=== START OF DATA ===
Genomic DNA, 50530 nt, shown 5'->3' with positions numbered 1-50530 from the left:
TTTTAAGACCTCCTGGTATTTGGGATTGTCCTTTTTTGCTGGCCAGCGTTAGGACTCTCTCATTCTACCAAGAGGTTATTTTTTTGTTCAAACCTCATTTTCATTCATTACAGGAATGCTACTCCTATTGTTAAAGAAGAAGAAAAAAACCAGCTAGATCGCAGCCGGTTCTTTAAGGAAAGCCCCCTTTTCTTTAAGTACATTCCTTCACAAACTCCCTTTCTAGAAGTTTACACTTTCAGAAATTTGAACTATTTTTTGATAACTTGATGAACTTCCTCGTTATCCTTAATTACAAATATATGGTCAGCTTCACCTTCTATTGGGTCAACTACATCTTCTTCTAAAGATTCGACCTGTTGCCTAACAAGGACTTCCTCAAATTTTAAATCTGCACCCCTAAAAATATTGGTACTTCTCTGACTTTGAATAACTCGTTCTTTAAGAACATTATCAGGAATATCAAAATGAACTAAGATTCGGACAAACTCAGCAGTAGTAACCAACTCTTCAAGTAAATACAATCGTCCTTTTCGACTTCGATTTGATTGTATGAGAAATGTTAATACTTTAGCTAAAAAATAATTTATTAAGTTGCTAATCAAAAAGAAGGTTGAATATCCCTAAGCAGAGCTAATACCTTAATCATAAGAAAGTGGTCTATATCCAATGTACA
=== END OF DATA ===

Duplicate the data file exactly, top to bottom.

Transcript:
Genomic DNA, 50530 nt, shown 5'->3' with positions numbered 1-50530 from the left:
TTTTAAGACCTCCTGGTATTTGGGATTGTCCTTTTTTGCTGGCCAGCGTTAGGACTCTCTCATTCTACCAAGAGGTTATTTTTTTGTTCAAACCTCATTTTCATTCATTACAGGAATGCTACTCCTATTGTTAAAGAAGAAGAAAAAAACCAGCTAGATCGCAGCCGGTTCTTTAAGGAAAGCCCCCTTTTCTTTAAGTACATTCCTTCACAAACTCCCTTTCTAGAAGTTTACACTTTCAGAAATTTGAACTATTTTTTGATAACTTGATGAACTTCCTCGTTATCCTTAATTACAAATATATGGTCAGCTTCACCTTCTATTGGGTCAACTACATCTTCTTCTAAAGATTCGACCTGTTGCCTAACAAGGACTTCCTCAAATTTTAAATCTGCACCCCTAAAAATATTGGTACTTCTCTGACTTTGAATAACTCGTTCTTTAAGAACATTATCAGGAATATCAAAATGAACTAAGATTCGGACAAACTCAGCAGTAGTAACCAACTCTTCAAGTAAATACAATCGTCCTTTTCGACTTCGATTTGATTGTATGAGAAATGTTAATACTTTAGCTAAAAAATAATTTATTAAGTTGCTAATCAAAAAGAAGGTTGAATATCCCTAAGCAGAGCTAATACCTTAATCATAAGAAAGTGGTCTATATCCAATGTACA